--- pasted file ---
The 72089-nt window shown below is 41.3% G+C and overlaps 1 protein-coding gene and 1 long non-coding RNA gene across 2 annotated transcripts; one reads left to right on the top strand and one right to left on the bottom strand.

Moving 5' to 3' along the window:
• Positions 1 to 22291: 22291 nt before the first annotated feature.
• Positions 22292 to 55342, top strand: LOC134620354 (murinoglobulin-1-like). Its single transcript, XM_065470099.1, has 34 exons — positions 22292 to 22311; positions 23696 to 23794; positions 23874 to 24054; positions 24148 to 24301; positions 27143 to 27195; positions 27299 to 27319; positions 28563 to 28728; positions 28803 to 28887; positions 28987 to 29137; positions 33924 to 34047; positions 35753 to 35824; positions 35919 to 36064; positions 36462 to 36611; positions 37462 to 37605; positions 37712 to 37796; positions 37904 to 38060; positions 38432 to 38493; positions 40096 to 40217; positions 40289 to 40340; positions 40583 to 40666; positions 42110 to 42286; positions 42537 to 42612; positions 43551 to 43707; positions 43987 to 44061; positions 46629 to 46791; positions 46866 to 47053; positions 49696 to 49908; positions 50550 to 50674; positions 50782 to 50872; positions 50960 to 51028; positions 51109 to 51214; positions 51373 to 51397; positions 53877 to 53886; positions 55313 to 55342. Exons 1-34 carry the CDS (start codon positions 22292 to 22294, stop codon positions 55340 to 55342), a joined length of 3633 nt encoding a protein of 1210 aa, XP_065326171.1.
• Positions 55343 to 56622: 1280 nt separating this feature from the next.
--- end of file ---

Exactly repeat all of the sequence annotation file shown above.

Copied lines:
The 72089-nt window shown below is 41.3% G+C and overlaps 1 protein-coding gene and 1 long non-coding RNA gene across 2 annotated transcripts; one reads left to right on the top strand and one right to left on the bottom strand.

Moving 5' to 3' along the window:
• Positions 1 to 22291: 22291 nt before the first annotated feature.
• Positions 22292 to 55342, top strand: LOC134620354 (murinoglobulin-1-like). Its single transcript, XM_065470099.1, has 34 exons — positions 22292 to 22311; positions 23696 to 23794; positions 23874 to 24054; positions 24148 to 24301; positions 27143 to 27195; positions 27299 to 27319; positions 28563 to 28728; positions 28803 to 28887; positions 28987 to 29137; positions 33924 to 34047; positions 35753 to 35824; positions 35919 to 36064; positions 36462 to 36611; positions 37462 to 37605; positions 37712 to 37796; positions 37904 to 38060; positions 38432 to 38493; positions 40096 to 40217; positions 40289 to 40340; positions 40583 to 40666; positions 42110 to 42286; positions 42537 to 42612; positions 43551 to 43707; positions 43987 to 44061; positions 46629 to 46791; positions 46866 to 47053; positions 49696 to 49908; positions 50550 to 50674; positions 50782 to 50872; positions 50960 to 51028; positions 51109 to 51214; positions 51373 to 51397; positions 53877 to 53886; positions 55313 to 55342. Exons 1-34 carry the CDS (start codon positions 22292 to 22294, stop codon positions 55340 to 55342), a joined length of 3633 nt encoding a protein of 1210 aa, XP_065326171.1.
• Positions 55343 to 56622: 1280 nt separating this feature from the next.